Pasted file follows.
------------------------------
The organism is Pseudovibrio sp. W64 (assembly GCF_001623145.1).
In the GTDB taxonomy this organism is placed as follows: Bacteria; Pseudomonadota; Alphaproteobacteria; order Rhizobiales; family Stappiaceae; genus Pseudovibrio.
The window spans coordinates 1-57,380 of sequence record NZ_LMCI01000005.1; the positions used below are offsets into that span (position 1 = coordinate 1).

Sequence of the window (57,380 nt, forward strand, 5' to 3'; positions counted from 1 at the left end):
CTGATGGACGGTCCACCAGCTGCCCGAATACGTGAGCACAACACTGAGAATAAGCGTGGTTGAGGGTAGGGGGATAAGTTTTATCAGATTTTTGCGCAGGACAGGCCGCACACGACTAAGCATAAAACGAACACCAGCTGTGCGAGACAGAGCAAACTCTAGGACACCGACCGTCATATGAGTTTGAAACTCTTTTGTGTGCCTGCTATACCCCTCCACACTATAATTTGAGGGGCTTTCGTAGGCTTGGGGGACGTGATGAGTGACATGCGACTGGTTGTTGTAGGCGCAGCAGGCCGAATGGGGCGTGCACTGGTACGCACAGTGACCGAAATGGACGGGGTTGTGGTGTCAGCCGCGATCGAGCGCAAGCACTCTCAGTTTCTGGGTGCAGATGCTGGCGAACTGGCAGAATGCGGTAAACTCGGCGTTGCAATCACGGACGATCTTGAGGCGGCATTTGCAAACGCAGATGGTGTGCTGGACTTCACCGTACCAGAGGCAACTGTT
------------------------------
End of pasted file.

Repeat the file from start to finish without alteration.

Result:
The organism is Pseudovibrio sp. W64 (assembly GCF_001623145.1).
In the GTDB taxonomy this organism is placed as follows: Bacteria; Pseudomonadota; Alphaproteobacteria; order Rhizobiales; family Stappiaceae; genus Pseudovibrio.
The window spans coordinates 1-57,380 of sequence record NZ_LMCI01000005.1; the positions used below are offsets into that span (position 1 = coordinate 1).

Sequence of the window (57,380 nt, forward strand, 5' to 3'; positions counted from 1 at the left end):
CTGATGGACGGTCCACCAGCTGCCCGAATACGTGAGCACAACACTGAGAATAAGCGTGGTTGAGGGTAGGGGGATAAGTTTTATCAGATTTTTGCGCAGGACAGGCCGCACACGACTAAGCATAAAACGAACACCAGCTGTGCGAGACAGAGCAAACTCTAGGACACCGACCGTCATATGAGTTTGAAACTCTTTTGTGTGCCTGCTATACCCCTCCACACTATAATTTGAGGGGCTTTCGTAGGCTTGGGGGACGTGATGAGTGACATGCGACTGGTTGTTGTAGGCGCAGCAGGCCGAATGGGGCGTGCACTGGTACGCACAGTGACCGAAATGGACGGGGTTGTGGTGTCAGCCGCGATCGAGCGCAAGCACTCTCAGTTTCTGGGTGCAGATGCTGGCGAACTGGCAGAATGCGGTAAACTCGGCGTTGCAATCACGGACGATCTTGAGGCGGCATTTGCAAACGCAGATGGTGTGCTGGACTTCACCGTACCAGAGGCAACTGTT